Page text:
u/alexneonakis · 11 pointsr/harrypotter

i sorta kinda went to art school in a roundabout way. i started off in neuroscience, then i did a year of fine art and a year of community art college. i've done a lot of workshops and things though and i read a lot of art books and blogs and the like.

and yay for games! i actually work at a game company, Naughty Dog. it's a really fun industry. digital art is definitely a must for doing game art. Wacom is the tablet that I swear by however there are so many good cheap alternatives now. Here are some that I'd recommend for you to start out by trying:



oh and check it out manga studio is on sale, that's a good program too, great alternative to photoshop which is really pricey: http://www.amazon.com/Smith-Micro-Software-Inc-ALA31002327/dp/B00ANH074Y/ref=pd_sim_147_3?ie=UTF8&dpID=513uN0rVQlL&dpSrc=sims&preST=_AC_UL160_SR111%2C160_&refRID=0VT0HQ9EMB6J118RBJWD

u/wannabeanimatormom · 1 pointr/animation

Hi! My daughter is 5 and wants to make simple animations. I don't know where to start in helping her find a way to do this.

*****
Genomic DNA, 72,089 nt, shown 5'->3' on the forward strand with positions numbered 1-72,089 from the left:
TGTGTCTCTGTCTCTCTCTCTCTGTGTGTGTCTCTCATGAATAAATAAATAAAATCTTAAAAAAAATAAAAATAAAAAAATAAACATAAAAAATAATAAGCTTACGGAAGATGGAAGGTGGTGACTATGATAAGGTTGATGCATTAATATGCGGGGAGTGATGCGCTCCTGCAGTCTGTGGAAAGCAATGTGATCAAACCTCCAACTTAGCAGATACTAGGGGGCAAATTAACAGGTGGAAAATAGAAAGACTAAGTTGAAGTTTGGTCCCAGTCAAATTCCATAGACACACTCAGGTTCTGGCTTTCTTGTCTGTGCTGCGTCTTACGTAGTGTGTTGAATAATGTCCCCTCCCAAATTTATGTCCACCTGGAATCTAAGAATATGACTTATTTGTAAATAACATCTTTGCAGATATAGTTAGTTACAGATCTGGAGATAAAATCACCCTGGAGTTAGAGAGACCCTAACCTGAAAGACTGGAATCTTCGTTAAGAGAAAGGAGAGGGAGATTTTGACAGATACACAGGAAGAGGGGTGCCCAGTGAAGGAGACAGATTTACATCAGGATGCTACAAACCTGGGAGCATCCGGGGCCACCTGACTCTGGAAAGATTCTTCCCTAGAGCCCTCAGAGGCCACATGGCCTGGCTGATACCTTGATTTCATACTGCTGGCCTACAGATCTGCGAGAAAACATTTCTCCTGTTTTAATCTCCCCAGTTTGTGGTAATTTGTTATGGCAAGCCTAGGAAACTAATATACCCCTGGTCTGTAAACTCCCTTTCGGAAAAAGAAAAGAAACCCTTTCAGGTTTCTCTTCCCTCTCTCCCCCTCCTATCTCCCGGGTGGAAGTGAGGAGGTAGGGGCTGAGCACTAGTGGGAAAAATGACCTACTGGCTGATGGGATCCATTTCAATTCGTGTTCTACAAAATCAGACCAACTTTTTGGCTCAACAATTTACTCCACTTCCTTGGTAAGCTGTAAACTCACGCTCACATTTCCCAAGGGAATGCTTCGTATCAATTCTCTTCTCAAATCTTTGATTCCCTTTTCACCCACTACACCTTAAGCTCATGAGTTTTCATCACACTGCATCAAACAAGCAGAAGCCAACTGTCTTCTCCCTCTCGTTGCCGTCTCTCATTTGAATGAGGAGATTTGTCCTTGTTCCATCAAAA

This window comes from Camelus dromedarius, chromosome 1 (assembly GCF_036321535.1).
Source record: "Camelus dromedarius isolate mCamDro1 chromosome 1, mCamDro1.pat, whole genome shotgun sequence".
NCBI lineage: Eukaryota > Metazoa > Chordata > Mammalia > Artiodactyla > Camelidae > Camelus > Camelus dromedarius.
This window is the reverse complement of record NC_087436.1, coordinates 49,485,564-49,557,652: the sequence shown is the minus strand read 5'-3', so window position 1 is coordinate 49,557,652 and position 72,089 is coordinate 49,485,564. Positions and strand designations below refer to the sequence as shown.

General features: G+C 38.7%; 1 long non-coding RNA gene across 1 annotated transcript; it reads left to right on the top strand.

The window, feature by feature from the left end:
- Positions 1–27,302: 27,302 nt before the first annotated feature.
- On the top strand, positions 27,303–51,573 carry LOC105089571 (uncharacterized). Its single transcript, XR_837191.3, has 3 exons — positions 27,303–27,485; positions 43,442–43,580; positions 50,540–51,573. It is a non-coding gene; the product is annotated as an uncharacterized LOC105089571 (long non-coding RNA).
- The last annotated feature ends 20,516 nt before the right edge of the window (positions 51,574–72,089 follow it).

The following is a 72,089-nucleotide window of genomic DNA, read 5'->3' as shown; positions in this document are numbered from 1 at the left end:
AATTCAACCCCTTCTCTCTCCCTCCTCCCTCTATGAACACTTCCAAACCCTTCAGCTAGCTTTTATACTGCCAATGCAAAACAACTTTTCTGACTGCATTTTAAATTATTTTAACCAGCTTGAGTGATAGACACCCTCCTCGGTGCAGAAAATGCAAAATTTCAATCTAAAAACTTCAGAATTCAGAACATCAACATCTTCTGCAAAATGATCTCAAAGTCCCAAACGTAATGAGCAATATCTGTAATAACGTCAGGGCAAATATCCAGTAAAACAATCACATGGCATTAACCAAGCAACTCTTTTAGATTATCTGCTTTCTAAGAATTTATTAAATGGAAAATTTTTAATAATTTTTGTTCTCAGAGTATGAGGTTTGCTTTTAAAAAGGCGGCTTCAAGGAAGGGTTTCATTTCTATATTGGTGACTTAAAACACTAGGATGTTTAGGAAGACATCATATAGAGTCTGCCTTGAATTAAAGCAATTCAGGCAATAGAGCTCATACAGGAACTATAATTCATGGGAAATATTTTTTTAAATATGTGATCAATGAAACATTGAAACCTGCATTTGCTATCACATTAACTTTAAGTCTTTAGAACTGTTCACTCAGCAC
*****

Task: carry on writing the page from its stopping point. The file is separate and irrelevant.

We have a windows laptop and a digital camera and I ordered this for her https://www.amazon.com/Ultrathin-Graphic-Digital-Drawing-Pressure/dp/B01BA6XQI0/ref=sxin_3_ac_d_pm?keywords=drawing+tablet&pd_rd_i=B01BA6XQI0&pd_rd_r=d06674a6-6f5f-4652-a8e5-72a92ab99e5b&pd_rd_w=RfVpj&pd_rd_wg=tWU6E&pf_rd_p=5cc8abfe-8f78-4f34-b19f-d09d6ea0dca4&pf_rd_r=3CS964DHHH1JGPZEDXTW&qid=1557762329&s=gateway

I have no idea what kind of software to install that a 5 year old would be able to use (she can read very well and picks things up super fast so it needs to be simple, but she can figure tech things out fairly quickly).

She wants to make cartoons where you draw them like a flipbook I suppose (which is why I purchased the drawing tablet), or claymation type videos where she takes a series of photos.. she understands how animation works much better than I do, haha.

Anyway, where do I begin?? Please help :D

u/RyJ6 · 1 pointr/gadgets

Hey man, frankly I only know of Wacom and Genius tablets. So I researched Huion just now. Interesting. This one's from Amazon:

Q: What are the differences between the Huion h610 and the Huion h610 pro? Thanks.